Power and Politics in Project Portfolios

Lähde: Moonsoft Oy
Quinton van Eeden

Mega-projects and project portfolios always involve the intersection of risk, democracy and power. Although project portfolio management (PPM) refers to a set of processes and practices which manages a group of projects and programmes to the achieve strategic business objectives[1], power and politics inevitably exert an undue influence on the PPM process often resulting in the “survival of the unfittest”[2].

One of the core reasons for this, is the lack of, and adherence to, an institutionalised Decision Quality framework[3] within organisations, resulting in subjective factors sometimes unduly influencing project portfolio investment decisions. Flyvberg[4] refers to and place some of the blame for sub-optimal portfolio investment decision-making, on “the sublimes”.

  • The Technological Sublime refers to the excitement that engineers and technologists get in pushing the envelope for what is possible in “longest– tallest– fastest” type of projects. In an unthinking quest to innovate at all costs, untested bleeding (as opposed to leading) edge technologies and processes are included into project scope and designs often with disastrous effects on project success even if such success is only measured in terms of the traditional iron triangle of quality, cost and duration.
  • The rapture that politicians get from building monuments to themselves and their causes, and from the visibility this generates with the public and media constitutes a Political Sublime according to Flyvberg. The fundamental disconnect between project portfolio investment decisions and the political decisions which often underpin them, is the fact that the duration of the execution and results of a mega-project usually far exceed the typical term of office for a political office bearer or senior decision-maker within the organisation. They are therefore seldom around to be called to account when their grand vision/vanity project overruns on costs and schedule or does not deliver the benefits promised at the time of final investment decision-taking.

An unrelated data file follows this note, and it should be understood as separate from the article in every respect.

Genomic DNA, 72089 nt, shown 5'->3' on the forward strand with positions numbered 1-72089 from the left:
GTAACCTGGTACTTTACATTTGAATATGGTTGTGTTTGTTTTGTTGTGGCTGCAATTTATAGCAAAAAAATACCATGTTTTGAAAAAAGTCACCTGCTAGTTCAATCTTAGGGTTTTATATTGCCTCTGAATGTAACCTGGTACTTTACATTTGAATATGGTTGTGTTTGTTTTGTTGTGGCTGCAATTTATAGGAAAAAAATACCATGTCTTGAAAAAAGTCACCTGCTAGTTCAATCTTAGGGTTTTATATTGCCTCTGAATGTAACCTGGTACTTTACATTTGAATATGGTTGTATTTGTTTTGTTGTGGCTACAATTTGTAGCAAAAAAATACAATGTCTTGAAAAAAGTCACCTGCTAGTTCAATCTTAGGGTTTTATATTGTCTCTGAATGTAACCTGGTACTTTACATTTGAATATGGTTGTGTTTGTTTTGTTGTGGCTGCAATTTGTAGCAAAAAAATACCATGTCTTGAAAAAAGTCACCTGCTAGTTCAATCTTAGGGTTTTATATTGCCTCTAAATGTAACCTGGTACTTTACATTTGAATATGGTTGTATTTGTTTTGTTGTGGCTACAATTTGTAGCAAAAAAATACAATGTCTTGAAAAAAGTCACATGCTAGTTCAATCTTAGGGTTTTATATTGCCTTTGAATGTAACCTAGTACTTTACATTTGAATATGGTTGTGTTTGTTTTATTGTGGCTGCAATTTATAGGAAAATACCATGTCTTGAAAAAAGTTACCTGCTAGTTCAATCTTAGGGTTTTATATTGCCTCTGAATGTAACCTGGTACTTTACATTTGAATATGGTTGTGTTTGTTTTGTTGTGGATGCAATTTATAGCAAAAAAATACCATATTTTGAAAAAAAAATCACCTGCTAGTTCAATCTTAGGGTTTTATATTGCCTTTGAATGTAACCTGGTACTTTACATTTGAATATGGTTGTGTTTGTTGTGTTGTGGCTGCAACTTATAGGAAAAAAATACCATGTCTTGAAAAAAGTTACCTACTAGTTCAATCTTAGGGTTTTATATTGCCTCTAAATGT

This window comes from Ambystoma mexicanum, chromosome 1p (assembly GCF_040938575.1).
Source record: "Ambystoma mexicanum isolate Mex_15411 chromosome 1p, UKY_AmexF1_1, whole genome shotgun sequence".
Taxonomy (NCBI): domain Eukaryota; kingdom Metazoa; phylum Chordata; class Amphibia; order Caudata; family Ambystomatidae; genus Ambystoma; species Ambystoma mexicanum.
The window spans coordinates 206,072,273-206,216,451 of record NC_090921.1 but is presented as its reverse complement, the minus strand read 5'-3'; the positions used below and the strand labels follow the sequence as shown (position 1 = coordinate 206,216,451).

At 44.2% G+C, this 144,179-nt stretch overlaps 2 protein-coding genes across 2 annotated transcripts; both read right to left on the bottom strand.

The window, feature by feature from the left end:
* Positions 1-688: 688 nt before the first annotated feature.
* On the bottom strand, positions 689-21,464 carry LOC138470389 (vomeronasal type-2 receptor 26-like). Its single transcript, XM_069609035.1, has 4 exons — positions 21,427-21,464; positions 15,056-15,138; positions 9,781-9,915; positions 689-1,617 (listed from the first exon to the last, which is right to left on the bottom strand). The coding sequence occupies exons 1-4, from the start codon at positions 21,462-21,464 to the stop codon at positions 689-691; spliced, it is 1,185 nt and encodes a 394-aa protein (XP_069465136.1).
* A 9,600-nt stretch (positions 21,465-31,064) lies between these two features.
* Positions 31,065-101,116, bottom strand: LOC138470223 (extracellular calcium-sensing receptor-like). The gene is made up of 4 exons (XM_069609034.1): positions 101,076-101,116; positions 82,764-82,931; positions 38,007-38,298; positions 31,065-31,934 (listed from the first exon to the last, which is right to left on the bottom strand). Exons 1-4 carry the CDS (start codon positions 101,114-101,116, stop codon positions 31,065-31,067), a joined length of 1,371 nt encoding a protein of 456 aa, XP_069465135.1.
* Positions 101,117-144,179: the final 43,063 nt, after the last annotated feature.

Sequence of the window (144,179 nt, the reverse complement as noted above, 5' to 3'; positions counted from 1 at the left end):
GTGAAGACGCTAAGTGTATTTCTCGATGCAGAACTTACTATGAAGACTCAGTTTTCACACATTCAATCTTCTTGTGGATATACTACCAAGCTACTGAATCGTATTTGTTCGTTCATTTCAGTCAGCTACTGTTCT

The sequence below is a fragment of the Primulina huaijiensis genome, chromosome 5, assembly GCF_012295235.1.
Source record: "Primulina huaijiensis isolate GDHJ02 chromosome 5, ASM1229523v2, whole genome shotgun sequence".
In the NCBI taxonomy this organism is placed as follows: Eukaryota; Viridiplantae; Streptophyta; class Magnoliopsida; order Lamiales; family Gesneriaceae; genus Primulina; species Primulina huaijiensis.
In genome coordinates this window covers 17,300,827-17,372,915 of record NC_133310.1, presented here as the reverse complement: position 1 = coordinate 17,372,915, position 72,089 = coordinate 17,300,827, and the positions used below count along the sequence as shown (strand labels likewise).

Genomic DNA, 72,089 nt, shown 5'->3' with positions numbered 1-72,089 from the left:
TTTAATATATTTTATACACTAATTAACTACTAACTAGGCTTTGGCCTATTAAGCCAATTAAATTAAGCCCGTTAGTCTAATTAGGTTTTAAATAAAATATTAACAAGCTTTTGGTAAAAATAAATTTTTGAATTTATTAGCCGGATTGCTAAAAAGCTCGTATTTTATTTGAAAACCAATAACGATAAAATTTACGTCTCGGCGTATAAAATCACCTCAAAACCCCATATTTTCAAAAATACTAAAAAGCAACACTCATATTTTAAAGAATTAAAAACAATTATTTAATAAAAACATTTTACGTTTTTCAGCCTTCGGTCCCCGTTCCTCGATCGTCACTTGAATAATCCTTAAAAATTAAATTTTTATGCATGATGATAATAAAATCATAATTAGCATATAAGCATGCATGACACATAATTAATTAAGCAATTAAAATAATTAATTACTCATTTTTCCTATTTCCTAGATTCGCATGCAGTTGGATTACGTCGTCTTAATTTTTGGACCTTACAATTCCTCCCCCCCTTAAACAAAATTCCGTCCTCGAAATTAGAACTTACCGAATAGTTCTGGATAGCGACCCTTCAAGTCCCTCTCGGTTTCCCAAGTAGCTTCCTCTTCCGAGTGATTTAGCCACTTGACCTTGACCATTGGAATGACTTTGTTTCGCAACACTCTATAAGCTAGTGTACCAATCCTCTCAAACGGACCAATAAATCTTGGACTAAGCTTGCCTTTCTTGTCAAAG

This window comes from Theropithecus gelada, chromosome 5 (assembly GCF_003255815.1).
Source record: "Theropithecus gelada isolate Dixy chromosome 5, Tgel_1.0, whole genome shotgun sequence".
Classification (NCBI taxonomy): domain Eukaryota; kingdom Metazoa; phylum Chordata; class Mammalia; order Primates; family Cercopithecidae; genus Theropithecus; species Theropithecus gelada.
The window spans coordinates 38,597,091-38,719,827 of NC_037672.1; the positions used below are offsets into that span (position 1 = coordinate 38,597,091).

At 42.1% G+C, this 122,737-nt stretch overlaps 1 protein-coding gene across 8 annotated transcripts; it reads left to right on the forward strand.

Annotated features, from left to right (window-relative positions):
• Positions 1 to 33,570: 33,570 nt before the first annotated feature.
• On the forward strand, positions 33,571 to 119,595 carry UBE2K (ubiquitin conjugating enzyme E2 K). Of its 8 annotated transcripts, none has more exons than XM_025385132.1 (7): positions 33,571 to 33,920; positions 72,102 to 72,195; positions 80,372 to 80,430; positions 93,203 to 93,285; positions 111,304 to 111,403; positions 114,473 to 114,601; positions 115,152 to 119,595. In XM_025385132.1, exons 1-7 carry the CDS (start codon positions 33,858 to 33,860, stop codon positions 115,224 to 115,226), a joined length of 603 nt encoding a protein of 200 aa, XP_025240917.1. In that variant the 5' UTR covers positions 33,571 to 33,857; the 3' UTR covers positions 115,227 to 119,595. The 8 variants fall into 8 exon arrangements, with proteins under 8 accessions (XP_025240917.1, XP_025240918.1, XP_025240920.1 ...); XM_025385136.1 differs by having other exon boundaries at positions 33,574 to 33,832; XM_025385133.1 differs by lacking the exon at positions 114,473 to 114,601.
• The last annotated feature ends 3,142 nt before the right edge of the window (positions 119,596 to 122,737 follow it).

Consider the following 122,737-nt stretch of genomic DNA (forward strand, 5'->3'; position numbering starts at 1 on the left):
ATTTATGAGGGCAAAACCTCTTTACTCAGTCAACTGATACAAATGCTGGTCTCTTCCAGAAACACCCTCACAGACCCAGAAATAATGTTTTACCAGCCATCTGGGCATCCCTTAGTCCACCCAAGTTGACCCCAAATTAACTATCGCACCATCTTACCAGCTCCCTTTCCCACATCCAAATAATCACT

• The Economic Sublime refers to the delight business people and trade unions get from making lots of money and jobs from megaprojects, including for contractors, workers in construction and transportation, consultants, bankers, investors, landowners, lawyers, and developers. The link between mega-projects and actual benefit realisation in the form of increased economic development and societal benefit, is tenuous at best as research has shown.[5]
  • And last but not least, the Aesthetic Sublime describes the pleasure designers and people who love good design get from building and using something very large that is also iconic and beautiful, such as the Burj Khalifa, the Golden Gate bridge and the Sydney Opera House.

These aspects will be explored during a forthcoming presentation by Palisade Corporation at Project Management Days 2018 in Helsinki, during which the use of the DecisionTools suite of risk and decision analysis software will be demonstrated during a presentation titled Optimising the Cost and Value of Project Portfolios. By enabling the achievement of Decision Quality during the project portfolio decision-making process, use of the DecisionTools suite can assist organisations to ensure that “the unfittest does NOT survive”.

 References:

  1. Petit, Y. (2012), Project Portfolios in Dynamic Environments: Organizing for Uncertainty. International Journal of Project Management. 30(5): p. 539-553.
  2. Flyvbjerg, B. (2009), Survival of the Unfittest: Why the Worst Infrastructure gets Built – and What We can Do About It. Oxford Review of Economic Policy. 25(3): p. 344-367.
  3. Spetzler, C., H. Winter, and J. Meyer (2016), Decision Quality: Value Creation from Better Business Decisions John Wiley & Sons: Hoboken, NJ.
  4. Flybjerg, B. (2017), The Oxford Handbook of Megaproject Management, Oxford University Press: London, UK.
  5. Ansar, A., et al. (2016), Does Infrastructure Investment Lead to Economic Growth or Economic Fragility? Evidence from China. Oxford Review of Economic Policy. 32(3): p. 360-390.